try {
p = r.exec("notepad");
} catch (Exception e) {
System.out.println("Error executing notepad.");
There are several alternative forms of exec( ), but the one shown in the example is the most
common. The Process object returned by exec( ) can be manipulated by Process' methods after
the new program starts running. You can kill the subprocess with the destroy( ) method. The
waitFor( ) method causes your program to wait until the subprocess finishes. The exitValue( )
method returns the value returned by the subprocess when it is finished. This is typically 0
if no problems occur. Here is the preceding exec( ) example modified to wait for the running
process to exit:
// Wait until notepad is terminated.
class ExecDemoFini {
public static void main(String args[]) {
Runtime r = Runtime.getRuntime();
Process p = null;
try {
p = r.exec("notepad");
} catch (Exception e) {
System.out.println("Error executing notepad.");
System.out.println("Notepad returned " + p.exitValue());
While a subprocess is running, you can write to and read from its standard input and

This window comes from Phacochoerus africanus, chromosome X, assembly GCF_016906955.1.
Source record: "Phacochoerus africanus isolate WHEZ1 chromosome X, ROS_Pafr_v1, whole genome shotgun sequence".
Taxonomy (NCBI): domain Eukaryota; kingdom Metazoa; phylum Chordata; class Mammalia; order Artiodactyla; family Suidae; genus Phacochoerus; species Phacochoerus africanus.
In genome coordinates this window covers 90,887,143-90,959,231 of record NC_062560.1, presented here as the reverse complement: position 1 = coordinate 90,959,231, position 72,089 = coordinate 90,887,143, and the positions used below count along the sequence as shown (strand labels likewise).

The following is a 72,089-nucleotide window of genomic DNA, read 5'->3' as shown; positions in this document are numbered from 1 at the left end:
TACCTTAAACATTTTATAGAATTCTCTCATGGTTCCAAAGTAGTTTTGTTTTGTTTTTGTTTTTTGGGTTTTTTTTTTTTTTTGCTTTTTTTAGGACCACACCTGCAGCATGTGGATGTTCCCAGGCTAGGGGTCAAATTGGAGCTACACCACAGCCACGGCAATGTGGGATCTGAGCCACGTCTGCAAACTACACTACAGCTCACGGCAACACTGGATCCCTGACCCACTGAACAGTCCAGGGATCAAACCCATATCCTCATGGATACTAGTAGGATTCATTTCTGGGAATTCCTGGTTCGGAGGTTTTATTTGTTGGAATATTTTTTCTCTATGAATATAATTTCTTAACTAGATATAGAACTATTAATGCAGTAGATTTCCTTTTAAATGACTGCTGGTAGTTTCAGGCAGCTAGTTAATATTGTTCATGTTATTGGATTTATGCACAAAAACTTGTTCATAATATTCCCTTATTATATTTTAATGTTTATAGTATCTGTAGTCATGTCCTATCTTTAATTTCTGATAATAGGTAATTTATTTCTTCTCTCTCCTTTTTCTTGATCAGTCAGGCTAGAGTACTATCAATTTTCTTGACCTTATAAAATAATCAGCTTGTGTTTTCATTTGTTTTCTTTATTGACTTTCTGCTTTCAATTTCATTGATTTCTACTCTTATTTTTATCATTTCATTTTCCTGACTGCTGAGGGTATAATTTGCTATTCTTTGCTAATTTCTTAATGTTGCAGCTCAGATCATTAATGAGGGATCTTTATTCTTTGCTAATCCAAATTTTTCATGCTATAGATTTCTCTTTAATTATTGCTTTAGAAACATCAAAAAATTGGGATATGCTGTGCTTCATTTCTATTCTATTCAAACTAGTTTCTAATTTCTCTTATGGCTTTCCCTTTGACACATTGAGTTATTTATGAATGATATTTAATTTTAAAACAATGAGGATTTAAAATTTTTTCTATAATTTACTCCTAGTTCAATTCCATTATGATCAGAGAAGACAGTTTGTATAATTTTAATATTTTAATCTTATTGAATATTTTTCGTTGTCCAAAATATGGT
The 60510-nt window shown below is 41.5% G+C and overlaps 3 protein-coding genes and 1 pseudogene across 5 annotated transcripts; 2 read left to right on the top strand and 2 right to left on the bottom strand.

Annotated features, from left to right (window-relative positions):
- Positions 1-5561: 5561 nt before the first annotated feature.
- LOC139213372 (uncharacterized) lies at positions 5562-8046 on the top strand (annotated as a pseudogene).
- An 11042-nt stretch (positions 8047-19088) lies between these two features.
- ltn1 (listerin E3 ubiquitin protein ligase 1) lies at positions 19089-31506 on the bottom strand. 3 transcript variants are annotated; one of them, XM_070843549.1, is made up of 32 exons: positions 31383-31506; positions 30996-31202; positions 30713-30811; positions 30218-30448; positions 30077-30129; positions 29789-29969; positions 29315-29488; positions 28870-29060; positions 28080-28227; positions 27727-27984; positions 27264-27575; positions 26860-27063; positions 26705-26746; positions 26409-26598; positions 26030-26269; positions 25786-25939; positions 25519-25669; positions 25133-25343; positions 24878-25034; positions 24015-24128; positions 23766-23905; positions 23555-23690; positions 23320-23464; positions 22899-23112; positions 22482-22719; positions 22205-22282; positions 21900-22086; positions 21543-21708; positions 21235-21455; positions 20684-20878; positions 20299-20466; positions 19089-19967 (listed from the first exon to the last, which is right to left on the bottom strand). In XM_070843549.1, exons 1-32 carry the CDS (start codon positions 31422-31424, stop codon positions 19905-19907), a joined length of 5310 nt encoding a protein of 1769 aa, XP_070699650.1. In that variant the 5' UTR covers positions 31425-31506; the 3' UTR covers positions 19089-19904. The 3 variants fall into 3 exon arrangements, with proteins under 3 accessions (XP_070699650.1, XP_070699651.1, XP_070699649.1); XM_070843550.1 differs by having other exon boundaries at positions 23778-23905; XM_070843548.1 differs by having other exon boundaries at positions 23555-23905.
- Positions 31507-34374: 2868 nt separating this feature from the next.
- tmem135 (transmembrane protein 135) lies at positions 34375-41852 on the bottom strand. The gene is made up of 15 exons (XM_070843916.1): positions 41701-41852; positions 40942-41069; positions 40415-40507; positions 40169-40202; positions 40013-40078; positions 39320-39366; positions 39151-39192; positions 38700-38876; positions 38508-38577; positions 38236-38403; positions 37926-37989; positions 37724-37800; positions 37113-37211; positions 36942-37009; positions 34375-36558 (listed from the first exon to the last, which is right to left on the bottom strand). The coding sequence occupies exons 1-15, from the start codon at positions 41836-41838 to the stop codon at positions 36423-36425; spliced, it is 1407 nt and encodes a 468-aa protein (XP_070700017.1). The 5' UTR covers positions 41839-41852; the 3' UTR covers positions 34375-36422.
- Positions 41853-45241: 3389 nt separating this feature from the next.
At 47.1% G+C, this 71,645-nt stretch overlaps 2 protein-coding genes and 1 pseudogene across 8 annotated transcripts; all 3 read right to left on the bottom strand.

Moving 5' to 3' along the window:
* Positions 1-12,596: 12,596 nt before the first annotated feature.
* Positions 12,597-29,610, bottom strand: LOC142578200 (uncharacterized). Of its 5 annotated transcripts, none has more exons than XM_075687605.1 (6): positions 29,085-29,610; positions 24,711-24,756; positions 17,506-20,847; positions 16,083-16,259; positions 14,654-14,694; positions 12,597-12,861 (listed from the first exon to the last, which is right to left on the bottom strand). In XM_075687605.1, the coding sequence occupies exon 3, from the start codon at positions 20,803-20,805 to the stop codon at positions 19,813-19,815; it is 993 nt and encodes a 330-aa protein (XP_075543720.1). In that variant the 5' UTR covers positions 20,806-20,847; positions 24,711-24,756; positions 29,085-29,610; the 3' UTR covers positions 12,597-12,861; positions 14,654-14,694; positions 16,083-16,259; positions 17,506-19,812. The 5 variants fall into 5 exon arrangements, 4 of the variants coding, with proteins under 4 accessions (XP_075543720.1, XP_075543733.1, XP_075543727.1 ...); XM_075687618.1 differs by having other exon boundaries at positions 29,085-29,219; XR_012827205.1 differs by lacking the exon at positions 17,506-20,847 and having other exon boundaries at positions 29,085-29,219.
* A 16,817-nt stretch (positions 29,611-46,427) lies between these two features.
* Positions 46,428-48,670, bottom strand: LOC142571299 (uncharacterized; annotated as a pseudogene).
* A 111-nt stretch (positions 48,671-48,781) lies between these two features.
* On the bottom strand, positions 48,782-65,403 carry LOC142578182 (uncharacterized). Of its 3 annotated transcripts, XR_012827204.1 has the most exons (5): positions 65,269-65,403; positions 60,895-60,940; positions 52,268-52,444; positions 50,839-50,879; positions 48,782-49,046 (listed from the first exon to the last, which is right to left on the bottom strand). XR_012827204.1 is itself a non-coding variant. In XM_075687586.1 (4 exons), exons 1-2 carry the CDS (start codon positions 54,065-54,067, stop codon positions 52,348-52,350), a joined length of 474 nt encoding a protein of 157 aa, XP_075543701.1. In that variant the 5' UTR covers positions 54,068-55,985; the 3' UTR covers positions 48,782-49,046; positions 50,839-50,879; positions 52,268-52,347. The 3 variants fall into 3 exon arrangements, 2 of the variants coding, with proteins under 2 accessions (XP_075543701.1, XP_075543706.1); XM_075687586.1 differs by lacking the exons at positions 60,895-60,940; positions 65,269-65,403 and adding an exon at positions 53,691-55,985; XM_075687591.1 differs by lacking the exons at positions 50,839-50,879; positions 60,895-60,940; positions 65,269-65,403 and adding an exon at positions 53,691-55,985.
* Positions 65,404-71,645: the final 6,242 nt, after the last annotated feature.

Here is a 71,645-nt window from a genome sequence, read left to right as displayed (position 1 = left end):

output. The getOutputStream( ) and getInputStream( ) methods return the handles to
standard in and out of the subprocess. (I/O is examined in detail in Chapter 19.)
ProcessBuilder provides another way to start and manage processes (that is, programs). As
explained earlier, all processes are represented by the Process class, and a process can be
started by Runtime.exec( ). ProcessBuilder offers more control over the processes. For
example, you can set the current working directory and change environmental parameters.
ProcessBuilder defines these constructors:
ProcessBuilder(List<String> args)
ProccessBuilder(String ... args)
Here, args is a list of arguments that specify the name of the program to be executed along
with any required command-line arguments. In the first constructor, the arguments are
passed in a List. In the second, they are specified through a varargs parameter. Table 16-12
describes the methods defined by ProcessBuilder.
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